For over 50 years, CSEAS has dedicated itself to cutting edge research on contemporary issues facing Southeast Asia through interdisciplinary research based on fieldwork. Over this time, the Center has undergone a gradual evolution, identifying developments in Southeast Asian societies through ongoing empirically grounded research. To date CSEAS’ main focus has predominately been on Southeast Asia. Our researchers span the disciplinary divide and have explored social, cultural and eco-agricultural diversity in one of the world’s most diverse regions. This has allowed CSEAS to learn about its latent potential, its cultures, diverse peoples, religious dynamism, and plural co-existence. And in line with the exigencies of a rapidly evolving and dynamically globalizing region, researchers have been collaborating closely with other institutions within the region and around the world to accumulate new knowledge. This has allowed for theory-building and the promotion of perspectives that are attuned to the region’s diversity.
In order to further its mandate, CSEAS has undergone a reorganization and renewed its mission integrating with the Center for Integrated Area Studies (CIAS). This is significant in that it will allow CSEAS to refine knowledge from a truly comparative inter-regional perspective. Whereas to date we have focused on looking at the region, this reorganization will allow us to look through and from the region and compare with other world regions. This, of course, will be quite a challenge. However, with this reorganization comes expansion. CSEAS will be able to combine and share the expertise of colleagues who work in Latin America, Central Asia and Northeast Asia. CSEAS welcomes Professors Hara Shoichiro, Wil de Jong, Hayashi Yukio, Kishi Toshihiko, Associate Professors Murakami Yusuke, Nishi Yoshimi, Obiya Chika, Yamamoto Hiroyuki, Yanagisawa Masayuki, and Assistant Professors Kameda Akihiro and Nakayama Taisho. Through this expansion we hope to strengthen and deepen collaboration among our researchers to create a robust academic community: those that can adapt and respond to the challenges that face society globally but who can work locally.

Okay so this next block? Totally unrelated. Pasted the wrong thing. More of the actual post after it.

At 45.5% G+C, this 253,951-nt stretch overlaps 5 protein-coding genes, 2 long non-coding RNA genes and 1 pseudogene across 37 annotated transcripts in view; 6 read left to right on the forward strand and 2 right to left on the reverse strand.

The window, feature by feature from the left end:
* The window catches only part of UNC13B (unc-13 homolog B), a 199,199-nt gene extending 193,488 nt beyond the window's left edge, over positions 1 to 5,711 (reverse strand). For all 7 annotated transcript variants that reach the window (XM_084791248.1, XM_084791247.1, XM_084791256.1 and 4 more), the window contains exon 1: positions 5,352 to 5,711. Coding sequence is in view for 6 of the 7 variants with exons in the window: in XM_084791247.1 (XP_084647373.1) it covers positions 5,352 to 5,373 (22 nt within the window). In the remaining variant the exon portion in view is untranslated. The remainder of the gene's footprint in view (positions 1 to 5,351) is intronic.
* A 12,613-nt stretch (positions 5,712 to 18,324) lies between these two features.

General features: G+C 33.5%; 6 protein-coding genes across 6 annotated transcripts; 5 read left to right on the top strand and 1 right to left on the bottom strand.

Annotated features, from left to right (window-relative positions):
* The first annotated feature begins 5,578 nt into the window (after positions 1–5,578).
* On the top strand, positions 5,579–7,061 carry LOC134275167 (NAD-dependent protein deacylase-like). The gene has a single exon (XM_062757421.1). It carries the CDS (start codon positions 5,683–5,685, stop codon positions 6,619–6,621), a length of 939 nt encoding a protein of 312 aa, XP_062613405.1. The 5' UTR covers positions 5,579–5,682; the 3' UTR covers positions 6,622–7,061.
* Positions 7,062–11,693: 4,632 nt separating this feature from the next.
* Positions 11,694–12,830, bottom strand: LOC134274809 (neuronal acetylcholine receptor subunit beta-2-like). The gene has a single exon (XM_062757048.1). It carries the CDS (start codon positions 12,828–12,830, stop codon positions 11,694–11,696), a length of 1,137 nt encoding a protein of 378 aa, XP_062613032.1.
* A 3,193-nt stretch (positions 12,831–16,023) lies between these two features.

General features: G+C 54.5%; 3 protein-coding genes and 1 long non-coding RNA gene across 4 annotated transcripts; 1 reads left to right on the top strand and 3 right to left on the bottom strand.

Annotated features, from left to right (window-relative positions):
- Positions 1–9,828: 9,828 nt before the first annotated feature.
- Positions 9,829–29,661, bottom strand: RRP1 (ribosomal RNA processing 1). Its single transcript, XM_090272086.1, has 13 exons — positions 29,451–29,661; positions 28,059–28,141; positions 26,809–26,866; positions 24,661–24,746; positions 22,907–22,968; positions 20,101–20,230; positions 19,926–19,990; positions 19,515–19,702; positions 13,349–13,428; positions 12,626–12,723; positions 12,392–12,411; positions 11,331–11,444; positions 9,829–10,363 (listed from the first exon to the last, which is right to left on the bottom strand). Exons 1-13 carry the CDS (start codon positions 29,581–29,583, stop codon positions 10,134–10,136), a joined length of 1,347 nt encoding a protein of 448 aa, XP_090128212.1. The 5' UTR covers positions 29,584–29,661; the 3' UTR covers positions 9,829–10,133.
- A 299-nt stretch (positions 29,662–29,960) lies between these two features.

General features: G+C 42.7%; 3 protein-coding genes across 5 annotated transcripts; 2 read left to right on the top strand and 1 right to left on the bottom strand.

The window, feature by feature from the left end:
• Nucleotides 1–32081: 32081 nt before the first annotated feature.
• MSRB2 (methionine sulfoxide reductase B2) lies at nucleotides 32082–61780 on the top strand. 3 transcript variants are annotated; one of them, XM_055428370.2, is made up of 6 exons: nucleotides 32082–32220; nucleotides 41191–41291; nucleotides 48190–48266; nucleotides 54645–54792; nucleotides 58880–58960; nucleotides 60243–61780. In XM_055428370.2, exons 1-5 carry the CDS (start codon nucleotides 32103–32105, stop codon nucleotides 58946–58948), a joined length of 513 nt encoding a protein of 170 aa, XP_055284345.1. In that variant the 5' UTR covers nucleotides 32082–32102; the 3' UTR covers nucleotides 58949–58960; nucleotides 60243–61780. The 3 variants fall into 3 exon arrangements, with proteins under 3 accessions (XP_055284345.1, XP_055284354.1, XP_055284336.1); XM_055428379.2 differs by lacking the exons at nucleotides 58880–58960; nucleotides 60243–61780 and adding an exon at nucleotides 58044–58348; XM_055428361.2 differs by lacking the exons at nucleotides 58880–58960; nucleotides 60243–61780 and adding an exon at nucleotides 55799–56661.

In this issue, we are pleased to carry a range of articles from current fellows and invited writers. On November 3, 2016, CSEAS was graced with a special guest. Daw Aung San Suu Kyi (State Councilor), in recognition of her advancement of democracy in Myanmar was awarded an honorary doctorate by Kyoto University and traveled to CSEAS to receive it. We offer her acceptance speech that she gave to a packed audience. Ken MacLean writes about the humanitarian efforts that are underway to clear landmines in Myanmar and the urgent need to establish landmine-free areas for displaced persons who want to rebuild their lives in former conflict areas. In our ongoing desire to have a dialogue on gender issues in Southeast Asia, Sunitha Bisan, Chairperson, Environment and Climate Change, National Council of Women’s Organisations, was invited to write about climate change and its impact on the lives of women in Sarawak. Vernon Totanes a historian and visiting fellow details the history of publishing, book destruction and survival that occurred during the Japanese occupation of the Philippines. Mario Lopez reports on the 5th Visual Documentary Project that was successfully held in December 2016. Finally, Lindsey Merrison, founder of the Yangon Film School (YFS), an innovative and rising film school based in Yangon, offers an overview of the challenges the school has faced during this current period of democratic transition in Myanmar.